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Where does the future of the Jewish people lie?

Among the many challenges we face as a people, becoming irrelevant in a new age for humanity is top of the list

Nothing would be more reckless than taking the Jewish people’s long-term, meaningful existence, based on pluralistic Judaism, for granted. Looking ahead two to three generations, humanity is sure to undergo a metamorphosis. Values, societies, demography, politics and the very fabric of daily life will change radically, with some “human enhancement” adding to a largely inconceivable future.

Therefore, reliance on the amazing survival capacity of the Jewish people for the last 3,500 years does not automatically assure its future in terms of historic processes. Nor should religious Jews presume to understand the promise of God, it being sinful hubris for human beings to believe that they can comprehend the creator’s actions in history.

With this in mind, the Jewish People Policy Institute (JPPI) presented its 2012-2013 Annual Assessment of the current situation and dynamics of the Jewish people to the Israeli cabinet on June 23. The report included systematic indicators on issues ranging from geopolitics to Jewish identity and identification.

Within this century, main threats to the Jewish people include the destruction of Israel by a nuclear attack, resulting in a crisis of vitality of Jews surviving in the Diaspora; a demographic decline due to intermarriage in the Diaspora and “normalization” of large parts of Israel’s Jewish population; and a growing gap between an “Israeli nation” and diminishing Jewish communities around the world, leading to the crumbling of the Jewish people as a whole.

But the real long-term danger for the Jewish people is becoming irrelevant to a new humanity in the making. The future threats, in the absence of large-scale countermeasures, include: the geo-cultural decline of Western civilization resulting in the irrelevance of Jewish values and traditions to an Asian age; the absence of Jewish contributions to novel dilemmas facing humanity, such as regulation of science and technology and human enhancement ethics; the evaporation of Jewish creativity in science, technology and humanities; and an enforced solution to the Israeli-Palestinian conflict producing domestic violence, demoralization and social fragmentation in Israel, rendering it another small country of little distinction.

All these and related processes result in a large-scale exit from active Judaism, leaving Orthodox enclaves and a “normal,” rather mediocre, Israeli state constituting more of a relic than a significant shaper of the future of humanity.

Accordingly, a decline, or even a demise, of the Jewish people is a real long-term possibility. This outlook is reinforced by my reading of a forthcoming Jewish People Policy Institute book on factors indicating a rise and decline of the Jewish people by Shalom Salomon Wald.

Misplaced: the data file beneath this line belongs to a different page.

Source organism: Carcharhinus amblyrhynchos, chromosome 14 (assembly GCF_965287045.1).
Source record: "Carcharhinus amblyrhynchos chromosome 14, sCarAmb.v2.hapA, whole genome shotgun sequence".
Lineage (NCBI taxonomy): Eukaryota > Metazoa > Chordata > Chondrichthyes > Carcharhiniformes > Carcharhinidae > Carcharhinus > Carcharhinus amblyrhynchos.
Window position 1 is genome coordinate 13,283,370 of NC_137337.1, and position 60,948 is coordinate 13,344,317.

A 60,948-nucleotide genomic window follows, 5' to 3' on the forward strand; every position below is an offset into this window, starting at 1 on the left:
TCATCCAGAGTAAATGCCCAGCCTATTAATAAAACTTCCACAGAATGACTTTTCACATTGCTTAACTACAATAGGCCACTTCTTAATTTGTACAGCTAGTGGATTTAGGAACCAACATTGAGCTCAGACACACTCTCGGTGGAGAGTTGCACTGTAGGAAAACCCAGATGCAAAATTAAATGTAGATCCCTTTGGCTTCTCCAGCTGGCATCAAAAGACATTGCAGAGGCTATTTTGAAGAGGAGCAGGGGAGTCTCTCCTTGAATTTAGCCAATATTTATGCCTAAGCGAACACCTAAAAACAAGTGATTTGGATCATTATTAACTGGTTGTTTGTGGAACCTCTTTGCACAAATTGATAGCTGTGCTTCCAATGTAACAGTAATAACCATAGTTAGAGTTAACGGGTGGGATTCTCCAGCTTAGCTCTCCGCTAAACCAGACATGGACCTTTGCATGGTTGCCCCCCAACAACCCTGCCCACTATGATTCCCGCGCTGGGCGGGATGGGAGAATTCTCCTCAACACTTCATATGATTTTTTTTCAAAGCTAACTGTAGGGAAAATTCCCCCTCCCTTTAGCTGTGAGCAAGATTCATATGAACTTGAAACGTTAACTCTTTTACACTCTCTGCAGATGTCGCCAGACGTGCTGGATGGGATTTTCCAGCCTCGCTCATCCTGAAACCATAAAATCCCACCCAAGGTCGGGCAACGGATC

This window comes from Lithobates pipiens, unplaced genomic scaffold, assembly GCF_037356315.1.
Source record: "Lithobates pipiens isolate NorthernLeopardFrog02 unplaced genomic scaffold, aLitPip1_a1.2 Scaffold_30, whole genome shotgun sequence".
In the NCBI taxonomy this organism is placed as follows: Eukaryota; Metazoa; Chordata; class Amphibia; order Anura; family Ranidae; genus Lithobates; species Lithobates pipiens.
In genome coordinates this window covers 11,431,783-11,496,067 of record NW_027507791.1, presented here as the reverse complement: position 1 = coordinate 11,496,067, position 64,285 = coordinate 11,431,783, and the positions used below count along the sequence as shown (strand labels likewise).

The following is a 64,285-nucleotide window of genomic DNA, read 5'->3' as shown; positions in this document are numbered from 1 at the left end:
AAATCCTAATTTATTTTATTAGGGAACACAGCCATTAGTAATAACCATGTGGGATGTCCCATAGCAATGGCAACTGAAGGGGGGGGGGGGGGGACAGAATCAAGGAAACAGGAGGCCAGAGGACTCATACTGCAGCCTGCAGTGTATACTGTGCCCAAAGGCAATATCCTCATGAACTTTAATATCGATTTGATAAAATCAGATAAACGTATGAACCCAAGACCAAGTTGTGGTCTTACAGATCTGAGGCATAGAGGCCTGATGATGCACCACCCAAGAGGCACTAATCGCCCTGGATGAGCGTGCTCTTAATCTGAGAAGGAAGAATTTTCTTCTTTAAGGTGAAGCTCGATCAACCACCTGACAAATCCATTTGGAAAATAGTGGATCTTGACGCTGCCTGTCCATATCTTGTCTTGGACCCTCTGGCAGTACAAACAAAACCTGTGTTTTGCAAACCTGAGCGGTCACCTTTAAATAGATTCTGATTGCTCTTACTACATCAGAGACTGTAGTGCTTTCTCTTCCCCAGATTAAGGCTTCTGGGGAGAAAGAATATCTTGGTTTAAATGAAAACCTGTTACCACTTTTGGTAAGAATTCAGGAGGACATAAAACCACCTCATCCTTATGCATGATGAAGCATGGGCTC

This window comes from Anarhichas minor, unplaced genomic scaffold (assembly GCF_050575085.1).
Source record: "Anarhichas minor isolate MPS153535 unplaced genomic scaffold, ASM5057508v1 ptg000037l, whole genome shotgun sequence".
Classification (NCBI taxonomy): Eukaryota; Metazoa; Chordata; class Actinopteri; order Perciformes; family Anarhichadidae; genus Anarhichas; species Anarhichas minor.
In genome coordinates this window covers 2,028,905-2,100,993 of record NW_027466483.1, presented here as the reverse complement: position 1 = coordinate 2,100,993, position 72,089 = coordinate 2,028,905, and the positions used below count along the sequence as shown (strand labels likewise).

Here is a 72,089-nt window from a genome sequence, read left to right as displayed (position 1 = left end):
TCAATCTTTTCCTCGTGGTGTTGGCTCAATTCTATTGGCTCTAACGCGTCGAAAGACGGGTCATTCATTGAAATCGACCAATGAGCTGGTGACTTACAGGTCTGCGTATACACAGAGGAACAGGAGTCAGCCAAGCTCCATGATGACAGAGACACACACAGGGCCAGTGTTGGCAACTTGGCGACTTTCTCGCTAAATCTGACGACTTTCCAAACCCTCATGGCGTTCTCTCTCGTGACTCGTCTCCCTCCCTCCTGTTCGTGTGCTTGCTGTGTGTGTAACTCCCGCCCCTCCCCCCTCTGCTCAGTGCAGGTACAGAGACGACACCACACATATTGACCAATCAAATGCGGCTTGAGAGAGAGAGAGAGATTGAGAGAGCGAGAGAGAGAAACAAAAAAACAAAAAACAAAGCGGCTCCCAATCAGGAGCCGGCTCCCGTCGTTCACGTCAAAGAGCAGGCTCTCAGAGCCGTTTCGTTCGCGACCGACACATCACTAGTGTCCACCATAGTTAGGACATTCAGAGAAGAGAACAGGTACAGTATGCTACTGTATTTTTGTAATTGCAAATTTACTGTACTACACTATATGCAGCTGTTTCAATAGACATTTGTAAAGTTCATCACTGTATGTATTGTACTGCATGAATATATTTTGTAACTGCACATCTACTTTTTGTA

Therefore, strenuous efforts to counteract this danger are a moral and real political imperative, requiring creative grand policies, together with novel structures and leadership, which cope both with short-term problems and assure, as far as humanly possible, a long-term significant future for the Jewish people, based on developing Judaism, as an active part of evolving humanity.

Tentative illustrations of main policy directions to be considered include the facilitation of Jewish ethical creativity significant for a new epoch of humanity; unique mending-the-world contributions based on Judaism; radical quantitative and qualitative upgrading of Jewish education with emphasis on creative elites; a Jewish demography policy, including pluralistic conversion; strengthening global cohesion among Jews, inter alia with an internet strategy; building strong bridges to Asian civilizations; movement toward a comprehensive and deep Arab-Israeli peace; and developing a new genre of leaders.

To consider and implement ideas of these dimensions requires an in-depth assessment of the dynamics of the Jewish people and its long-range alternative futures within rapidly changing humanity, and creative crafting of operational grand policies. What is required is high-quality thinking by the best Jewish minds based on professional analysis and synthesis by high-quality think tanks, as illustrated by JPPI.

But first, the main actors must recognize that “more of the same” is not enough to prevent decline. Instead, peak creative thinking and innovative, decisive action are a must, with an allocation of adequate resources to understanding and coping with long-range existential challenges.

Allocation of one percent of operational Jewish community expenses and ten percent of Jewish philanthropy to facing the long-term future seriously, by thinking and doing, is an essential minimum.

The author served as founding president of the Jewish People Policy Institute, but this op-ed presents his personal views.

About the Author
Yehezkel Dror is an Israel Prize winner and the founding president of the Jewish People Policy Institute (JPPI).